Formerly home to an important Roman colony, which guaranteed the control of the border with the neighboring Samnite regions, after the disorders of the early Middle Ages, Lucera once again became a strategic center for territorial rule, first by the Normans, then by the Swabians and finally by the Angevins. Here the Emperor Frederick II, on a hill surrounded by extensive oak woods, erected the Palatium, the imperial residence guarded by a lively community of Saracens, of which some remains can be found inside the turreted Angevin city walls.
The Angevins, in addition to adapting the Swabian fortress to new defensive techniques, began a policy of restoration of Christianity to eradicate the cult brought by the “Infidels” from the city. Some churches date back to this period, including Saint Francis, Saint Dominic and especially the monumental Cathedral dedicated to the Virgin Mary, patron saint of the city, symbolically built on the site of the destroyed Saracen mosque. The building, with three naves with spaces of clear Cistercian inspiration, is a masterpiece of medieval art in Puglia and preserves valuable treasures, such as the altar from the Federica Palace and the fourteenth-century frescoes of the apse chapels, while the series of stone sculptures they are a true paradigm of Gothic statuary.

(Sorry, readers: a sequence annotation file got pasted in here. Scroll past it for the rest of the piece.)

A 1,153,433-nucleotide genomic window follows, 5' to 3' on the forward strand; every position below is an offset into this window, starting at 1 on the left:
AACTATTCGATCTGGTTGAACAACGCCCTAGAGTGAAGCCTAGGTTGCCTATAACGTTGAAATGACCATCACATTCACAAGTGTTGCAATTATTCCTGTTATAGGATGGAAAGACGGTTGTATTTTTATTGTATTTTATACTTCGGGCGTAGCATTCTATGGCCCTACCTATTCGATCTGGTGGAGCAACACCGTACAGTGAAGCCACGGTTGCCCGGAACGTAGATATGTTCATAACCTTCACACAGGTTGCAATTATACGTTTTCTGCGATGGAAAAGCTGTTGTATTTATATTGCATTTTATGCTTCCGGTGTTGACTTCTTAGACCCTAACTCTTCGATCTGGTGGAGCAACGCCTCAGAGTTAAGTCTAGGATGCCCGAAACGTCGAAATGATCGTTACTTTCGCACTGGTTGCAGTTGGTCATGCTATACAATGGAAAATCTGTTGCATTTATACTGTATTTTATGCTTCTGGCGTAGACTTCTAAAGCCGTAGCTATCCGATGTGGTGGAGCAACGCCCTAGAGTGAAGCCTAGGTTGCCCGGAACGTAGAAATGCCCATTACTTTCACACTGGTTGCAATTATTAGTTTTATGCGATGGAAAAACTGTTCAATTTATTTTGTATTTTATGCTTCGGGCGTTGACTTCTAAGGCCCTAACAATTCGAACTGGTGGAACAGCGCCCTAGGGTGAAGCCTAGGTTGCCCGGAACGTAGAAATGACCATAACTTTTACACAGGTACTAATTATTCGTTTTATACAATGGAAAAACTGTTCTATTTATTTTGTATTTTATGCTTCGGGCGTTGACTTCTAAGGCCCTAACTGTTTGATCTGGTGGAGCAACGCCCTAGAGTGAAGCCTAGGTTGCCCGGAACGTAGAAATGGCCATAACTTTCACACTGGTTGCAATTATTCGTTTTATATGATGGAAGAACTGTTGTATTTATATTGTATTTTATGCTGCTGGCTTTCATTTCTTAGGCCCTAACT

In the following centuries, the fourteenth-century churches were enriched with new works, which testify to the rank maintained by the city even in subsequent dominations. Particularly in Saint Dominic we highlight the canvas with “the miracle of Soriano” work of the ‘600 by Massimo Stanzione and a splendid wooden choir of 1640; in Saint Francis a sixteenth-century sepulcher and several 18th-century frescoes are on display. In this period the church of St. Matthew to Carmine was built, which preserves a beautiful marble altar surmounted by a painting by Francesco de Mura, a well-known Neapolitan artist, depicting Our Lady of Sorrows.